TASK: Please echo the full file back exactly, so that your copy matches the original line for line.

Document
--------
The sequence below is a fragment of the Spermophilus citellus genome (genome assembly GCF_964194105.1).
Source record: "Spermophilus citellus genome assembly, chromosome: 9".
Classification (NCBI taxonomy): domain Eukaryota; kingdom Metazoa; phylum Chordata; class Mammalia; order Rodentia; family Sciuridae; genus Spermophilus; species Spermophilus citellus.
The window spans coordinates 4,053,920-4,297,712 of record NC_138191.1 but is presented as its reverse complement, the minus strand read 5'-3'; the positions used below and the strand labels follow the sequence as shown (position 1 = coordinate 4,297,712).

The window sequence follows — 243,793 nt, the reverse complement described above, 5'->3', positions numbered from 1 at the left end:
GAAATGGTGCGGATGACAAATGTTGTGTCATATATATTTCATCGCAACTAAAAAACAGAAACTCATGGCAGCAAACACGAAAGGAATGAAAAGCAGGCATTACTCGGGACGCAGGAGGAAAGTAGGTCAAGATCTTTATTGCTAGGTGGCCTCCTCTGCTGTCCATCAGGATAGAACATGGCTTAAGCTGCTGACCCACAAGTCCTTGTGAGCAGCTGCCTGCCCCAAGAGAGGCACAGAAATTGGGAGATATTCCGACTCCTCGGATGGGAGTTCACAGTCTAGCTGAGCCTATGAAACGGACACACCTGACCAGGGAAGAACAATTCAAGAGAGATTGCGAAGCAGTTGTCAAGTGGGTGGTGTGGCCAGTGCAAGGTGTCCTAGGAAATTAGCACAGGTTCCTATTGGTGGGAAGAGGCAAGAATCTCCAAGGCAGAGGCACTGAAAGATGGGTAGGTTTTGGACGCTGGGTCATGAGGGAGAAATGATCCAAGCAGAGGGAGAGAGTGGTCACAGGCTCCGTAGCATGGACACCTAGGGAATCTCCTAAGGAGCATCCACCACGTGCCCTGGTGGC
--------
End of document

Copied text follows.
The sequence below is a fragment of the Spermophilus citellus genome (genome assembly GCF_964194105.1).
Source record: "Spermophilus citellus genome assembly, chromosome: 9".
Classification (NCBI taxonomy): domain Eukaryota; kingdom Metazoa; phylum Chordata; class Mammalia; order Rodentia; family Sciuridae; genus Spermophilus; species Spermophilus citellus.
The window spans coordinates 4,053,920-4,297,712 of record NC_138191.1 but is presented as its reverse complement, the minus strand read 5'-3'; the positions used below and the strand labels follow the sequence as shown (position 1 = coordinate 4,297,712).

The window sequence follows — 243,793 nt, the reverse complement described above, 5'->3', positions numbered from 1 at the left end:
GAAATGGTGCGGATGACAAATGTTGTGTCATATATATTTCATCGCAACTAAAAAACAGAAACTCATGGCAGCAAACACGAAAGGAATGAAAAGCAGGCATTACTCGGGACGCAGGAGGAAAGTAGGTCAAGATCTTTATTGCTAGGTGGCCTCCTCTGCTGTCCATCAGGATAGAACATGGCTTAAGCTGCTGACCCACAAGTCCTTGTGAGCAGCTGCCTGCCCCAAGAGAGGCACAGAAATTGGGAGATATTCCGACTCCTCGGATGGGAGTTCACAGTCTAGCTGAGCCTATGAAACGGACACACCTGACCAGGGAAGAACAATTCAAGAGAGATTGCGAAGCAGTTGTCAAGTGGGTGGTGTGGCCAGTGCAAGGTGTCCTAGGAAATTAGCACAGGTTCCTATTGGTGGGAAGAGGCAAGAATCTCCAAGGCAGAGGCACTGAAAGATGGGTAGGTTTTGGACGCTGGGTCATGAGGGAGAAATGATCCAAGCAGAGGGAGAGAGTGGTCACAGGCTCCGTAGCATGGACACCTAGGGAATCTCCTAAGGAGCATCCACCACGTGCCCTGGTGGC